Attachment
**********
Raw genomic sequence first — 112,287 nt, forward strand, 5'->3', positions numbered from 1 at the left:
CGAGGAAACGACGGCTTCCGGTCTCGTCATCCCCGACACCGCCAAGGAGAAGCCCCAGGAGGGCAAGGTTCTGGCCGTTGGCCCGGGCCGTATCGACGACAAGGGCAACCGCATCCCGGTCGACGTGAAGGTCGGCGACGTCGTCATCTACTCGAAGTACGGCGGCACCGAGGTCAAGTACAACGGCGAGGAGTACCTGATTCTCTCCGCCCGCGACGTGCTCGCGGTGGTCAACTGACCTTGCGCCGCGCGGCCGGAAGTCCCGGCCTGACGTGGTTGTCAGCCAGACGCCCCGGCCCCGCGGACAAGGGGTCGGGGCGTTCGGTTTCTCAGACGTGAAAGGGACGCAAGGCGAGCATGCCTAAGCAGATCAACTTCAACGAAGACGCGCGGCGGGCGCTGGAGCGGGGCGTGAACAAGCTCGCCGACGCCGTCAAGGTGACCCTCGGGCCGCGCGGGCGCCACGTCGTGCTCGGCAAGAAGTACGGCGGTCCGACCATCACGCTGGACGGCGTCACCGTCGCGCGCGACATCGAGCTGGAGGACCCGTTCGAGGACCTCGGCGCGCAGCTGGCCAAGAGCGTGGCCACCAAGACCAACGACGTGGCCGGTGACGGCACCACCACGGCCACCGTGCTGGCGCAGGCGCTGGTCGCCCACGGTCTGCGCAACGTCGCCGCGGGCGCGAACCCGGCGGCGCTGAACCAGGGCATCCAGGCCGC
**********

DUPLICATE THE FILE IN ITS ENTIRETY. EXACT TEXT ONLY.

Raw genomic sequence first — 112,287 nt, forward strand, 5'->3', positions numbered from 1 at the left:
CGAGGAAACGACGGCTTCCGGTCTCGTCATCCCCGACACCGCCAAGGAGAAGCCCCAGGAGGGCAAGGTTCTGGCCGTTGGCCCGGGCCGTATCGACGACAAGGGCAACCGCATCCCGGTCGACGTGAAGGTCGGCGACGTCGTCATCTACTCGAAGTACGGCGGCACCGAGGTCAAGTACAACGGCGAGGAGTACCTGATTCTCTCCGCCCGCGACGTGCTCGCGGTGGTCAACTGACCTTGCGCCGCGCGGCCGGAAGTCCCGGCCTGACGTGGTTGTCAGCCAGACGCCCCGGCCCCGCGGACAAGGGGTCGGGGCGTTCGGTTTCTCAGACGTGAAAGGGACGCAAGGCGAGCATGCCTAAGCAGATCAACTTCAACGAAGACGCGCGGCGGGCGCTGGAGCGGGGCGTGAACAAGCTCGCCGACGCCGTCAAGGTGACCCTCGGGCCGCGCGGGCGCCACGTCGTGCTCGGCAAGAAGTACGGCGGTCCGACCATCACGCTGGACGGCGTCACCGTCGCGCGCGACATCGAGCTGGAGGACCCGTTCGAGGACCTCGGCGCGCAGCTGGCCAAGAGCGTGGCCACCAAGACCAACGACGTGGCCGGTGACGGCACCACCACGGCCACCGTGCTGGCGCAGGCGCTGGTCGCCCACGGTCTGCGCAACGTCGCCGCGGGCGCGAACCCGGCGGCGCTGAACCAGGGCATCCAGGCCGC